Immigration reality mugs Greg Jericho

Last week, the Guardian’s Greg Jericho attacked Reserve Bank Governor Phil Lowe for daring to suggest that 15 years of mass immigration has harmed Australian workers:

Last week the head of the Reserve Bank suggested migration could have caused lower wages growth. It was an unfortunate statement that goes against evidence and ignores the many other factors at play.

Blaming migrants for our economic woes is not new…

[Lowe] suggested the hiring of migrants brought in to deal with “specific gaps where workers are in short supply … dilutes the upward pressure on wages in these hotspots”…

The problem is, as Lowe noted earlier in his speech, “immigration adds to both the supply of, and demand for, labour”.

Essentially migrants increase the supply of people looking for work, but also the demand of things that need people to work to provide. In effect – both taking away and adding to the pressures on wages.

Nothing in Lowe’s speech suggested that migration had a stronger impact on wages growth going down than up…

Most studies suggest migration has a positive impact on wages growth…

Blaming migrants for lower wages growth is easy but absurdly simplistic.

Strangely, today Jericho admits that the collapse in immigration is a key reason why Australia’s unemployment rate has fallen to only 4.9%:

One problem with the unemployment rate is that it is a rate – ie there is a numerator and a denominator.

It is the number of unemployed divided by the number in the labour force (those people who are unemployed and employed). If the number of employed stays the same but some unemployed people leave the labour force, then the unemployment rate itself will go down despite not one extra person getting a job.

And in a sense that is what has happened during the pandemic.

The number of unemployed obviously did grow, but a massive number of people left the labour force… a mass of people who would normally have come to the country did not because our borders were closed.

As a result the annual growth of working age people plunged from around 1.6% to below 0.2%:

…Had the labour force kept growing at around its usual 2% each year, in June there would have been nearly 200,000 more people in the labour force.

Now, if we assume all of those extra people were unemployed, the unemployment rate in June would have been 6.2% instead of the very impressive 4.9%:

So Greg Jericho has flat out admitted that because the flow of migrants has been restricted, the labour market has tightened. The next logical result of this labour market tightening is increased worker bargaining power and higher wage growth.

Obviously, rebooting immigration back to pre-COVID levels will unwind these positive impacts. Going back to importing 180,000 to 200,000 additional workers every year will necessarily drive unemployment back up and crater wage growth.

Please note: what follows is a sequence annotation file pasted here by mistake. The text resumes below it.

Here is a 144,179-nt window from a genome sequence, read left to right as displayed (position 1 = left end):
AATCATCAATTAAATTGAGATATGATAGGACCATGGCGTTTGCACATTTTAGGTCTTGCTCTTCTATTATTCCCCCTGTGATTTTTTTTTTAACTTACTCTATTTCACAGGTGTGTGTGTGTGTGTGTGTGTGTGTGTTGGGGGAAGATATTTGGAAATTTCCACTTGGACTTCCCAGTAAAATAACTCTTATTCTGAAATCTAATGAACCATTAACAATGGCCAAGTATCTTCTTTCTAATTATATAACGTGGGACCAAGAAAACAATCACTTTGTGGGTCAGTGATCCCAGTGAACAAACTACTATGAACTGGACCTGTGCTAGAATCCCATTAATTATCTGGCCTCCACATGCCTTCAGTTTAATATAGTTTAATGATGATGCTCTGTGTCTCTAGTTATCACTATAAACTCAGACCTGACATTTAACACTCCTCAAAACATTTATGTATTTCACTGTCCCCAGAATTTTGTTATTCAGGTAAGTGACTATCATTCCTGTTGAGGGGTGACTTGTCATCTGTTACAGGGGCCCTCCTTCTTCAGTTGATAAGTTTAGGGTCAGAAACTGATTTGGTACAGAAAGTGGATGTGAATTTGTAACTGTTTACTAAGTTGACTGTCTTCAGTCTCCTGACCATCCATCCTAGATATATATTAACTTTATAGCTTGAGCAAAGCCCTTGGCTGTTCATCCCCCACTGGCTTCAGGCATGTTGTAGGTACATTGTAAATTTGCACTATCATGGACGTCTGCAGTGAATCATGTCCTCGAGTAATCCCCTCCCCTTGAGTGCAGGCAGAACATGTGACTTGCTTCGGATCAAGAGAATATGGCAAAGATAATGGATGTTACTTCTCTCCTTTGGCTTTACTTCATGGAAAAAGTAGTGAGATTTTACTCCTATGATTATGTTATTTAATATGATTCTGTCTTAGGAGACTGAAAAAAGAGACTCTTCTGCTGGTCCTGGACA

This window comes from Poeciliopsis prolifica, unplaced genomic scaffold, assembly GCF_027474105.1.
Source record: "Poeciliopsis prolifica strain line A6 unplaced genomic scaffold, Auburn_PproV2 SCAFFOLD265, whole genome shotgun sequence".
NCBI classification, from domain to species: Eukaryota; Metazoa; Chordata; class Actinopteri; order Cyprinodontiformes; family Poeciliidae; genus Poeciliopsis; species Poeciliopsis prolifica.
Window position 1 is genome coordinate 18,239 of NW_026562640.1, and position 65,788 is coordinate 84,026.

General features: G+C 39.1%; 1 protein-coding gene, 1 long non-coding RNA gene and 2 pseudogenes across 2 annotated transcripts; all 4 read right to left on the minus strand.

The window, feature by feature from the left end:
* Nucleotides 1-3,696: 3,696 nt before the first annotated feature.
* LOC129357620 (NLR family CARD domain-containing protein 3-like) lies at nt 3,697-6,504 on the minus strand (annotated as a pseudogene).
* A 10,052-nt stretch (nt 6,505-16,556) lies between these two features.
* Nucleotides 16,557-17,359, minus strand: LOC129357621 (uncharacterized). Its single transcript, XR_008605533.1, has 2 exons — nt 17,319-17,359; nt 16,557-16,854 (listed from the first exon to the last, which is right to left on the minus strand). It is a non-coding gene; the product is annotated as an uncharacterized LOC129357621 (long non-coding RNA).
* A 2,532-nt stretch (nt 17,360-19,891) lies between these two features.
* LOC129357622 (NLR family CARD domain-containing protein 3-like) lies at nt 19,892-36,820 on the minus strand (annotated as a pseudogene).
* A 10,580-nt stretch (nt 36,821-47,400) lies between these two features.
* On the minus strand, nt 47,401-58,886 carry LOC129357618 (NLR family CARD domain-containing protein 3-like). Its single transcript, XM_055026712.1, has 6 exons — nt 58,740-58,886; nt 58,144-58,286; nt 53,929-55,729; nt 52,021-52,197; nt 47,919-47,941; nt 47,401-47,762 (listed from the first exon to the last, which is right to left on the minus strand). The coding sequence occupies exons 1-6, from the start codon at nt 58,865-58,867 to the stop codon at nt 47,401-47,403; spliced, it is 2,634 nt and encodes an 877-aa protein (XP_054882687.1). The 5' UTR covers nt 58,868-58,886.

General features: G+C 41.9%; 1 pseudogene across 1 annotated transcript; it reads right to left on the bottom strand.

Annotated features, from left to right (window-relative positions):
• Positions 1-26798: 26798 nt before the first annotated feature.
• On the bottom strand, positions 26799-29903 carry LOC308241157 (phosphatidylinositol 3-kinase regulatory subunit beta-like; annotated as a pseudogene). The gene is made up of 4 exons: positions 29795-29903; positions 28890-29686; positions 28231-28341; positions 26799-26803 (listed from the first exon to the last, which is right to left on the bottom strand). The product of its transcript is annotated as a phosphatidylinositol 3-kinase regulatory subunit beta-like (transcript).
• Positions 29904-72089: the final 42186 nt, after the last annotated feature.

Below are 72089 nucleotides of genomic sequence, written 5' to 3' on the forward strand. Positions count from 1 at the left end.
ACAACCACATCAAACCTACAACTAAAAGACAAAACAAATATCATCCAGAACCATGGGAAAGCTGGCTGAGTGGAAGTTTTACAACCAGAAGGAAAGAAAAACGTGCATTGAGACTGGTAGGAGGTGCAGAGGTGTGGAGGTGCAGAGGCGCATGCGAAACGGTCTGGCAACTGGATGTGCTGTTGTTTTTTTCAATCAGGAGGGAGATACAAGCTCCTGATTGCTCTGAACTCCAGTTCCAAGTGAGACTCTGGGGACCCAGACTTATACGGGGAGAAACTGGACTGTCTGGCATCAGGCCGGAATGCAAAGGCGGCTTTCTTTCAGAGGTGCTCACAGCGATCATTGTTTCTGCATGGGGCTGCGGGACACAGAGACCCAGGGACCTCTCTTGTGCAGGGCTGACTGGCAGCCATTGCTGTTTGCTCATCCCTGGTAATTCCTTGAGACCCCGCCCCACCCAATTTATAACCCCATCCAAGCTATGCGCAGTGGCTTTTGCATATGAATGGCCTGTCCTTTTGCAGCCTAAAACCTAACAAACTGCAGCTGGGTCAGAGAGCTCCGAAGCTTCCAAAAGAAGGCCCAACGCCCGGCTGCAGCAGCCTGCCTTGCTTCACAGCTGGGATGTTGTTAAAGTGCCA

It’s economics 101, Greg. But you seem to suffer from an acute case of cognitive dissonance.

Unconventional Economist


  1. C'est de la folieMEMBER

    The most disturbing things about Jericho’s piece today is the use of this chart……

    Presenting workforce ‘growth’ since 2013 (why not since maybe 1980 Greg?) which is more than half made up of immigration (because Australians are so stressed out by the casualisation, flatlining incomes, and crowded infrastructure they arent interested too much in having kids any more) as though it is some sort of God given stricture we need to abide by

    I feel sure he will be happy clapping the moment ScoMo comes out and announces we need to double the migrant intake to 300k per year for a couple of years to make up for those we ‘lost’

    This is the sort of mindless bilge our ‘quality’ media comes out with

    • Paraphrasing someone quoting Adam Smith: soaking the poor with too much debt will stop them breeding and undermine your future ability to cut the salaries of your future wage slaves.

  2. The problem is people that read the guardian believe in it so much that they eat up any argument they put forward.
    Now I look forward to my lefties childless friends telling me that unemployment has gone up, its just that the lack of immigrations has marked the number.

  3. SnappedUpSavvyMEMBER

    I work mainly with commercial food and hospitality companies and the way it’s done in this industry is you fly people who can put your products into projects business class overseas on ‘product education’ trips. Some get 6 trips a year or used too. I’d love to know how this fella is paid off to write big Australia propaganda, how do we find out

  4. Lord DudleyMEMBER

    Ahhh, the good old alliance between the politically-correct left and the neo-liberal right on immigration policy. It’s been this way for over 20 years now. The sooner everyone breaks out of this left-right false dichotomy that’s clouding everyone’s thinking, the better. MB is one of the few places I’ve seen where this actually happens.

    An aside… in general, if you’re thinking in terms of a dichotomy, you’re probably wrong. That’s not how dynamic systems actually work. People here in the US still call the Republicans “conservatives” and the Biden administration “leftist”, which is only possible if your thinking is frozen into a dichotomy that hasn’t made sense for decades, or even centuries.

  5. Nobody actually believes the pro mass immigration nonsense that Jericho spouts. But still, he doesn’t seem like an imbecile so I assume someone is paying him to espouse this point of view in the face of evidence and logic. Shameful stuff.

    • Plenty of folk hate the mas$$ immigreation thing: one side ballooning house prices once mortgage signed … and poorer folk Uber eats… Me I hate all 3. If I want culture I eat Yoplait:))

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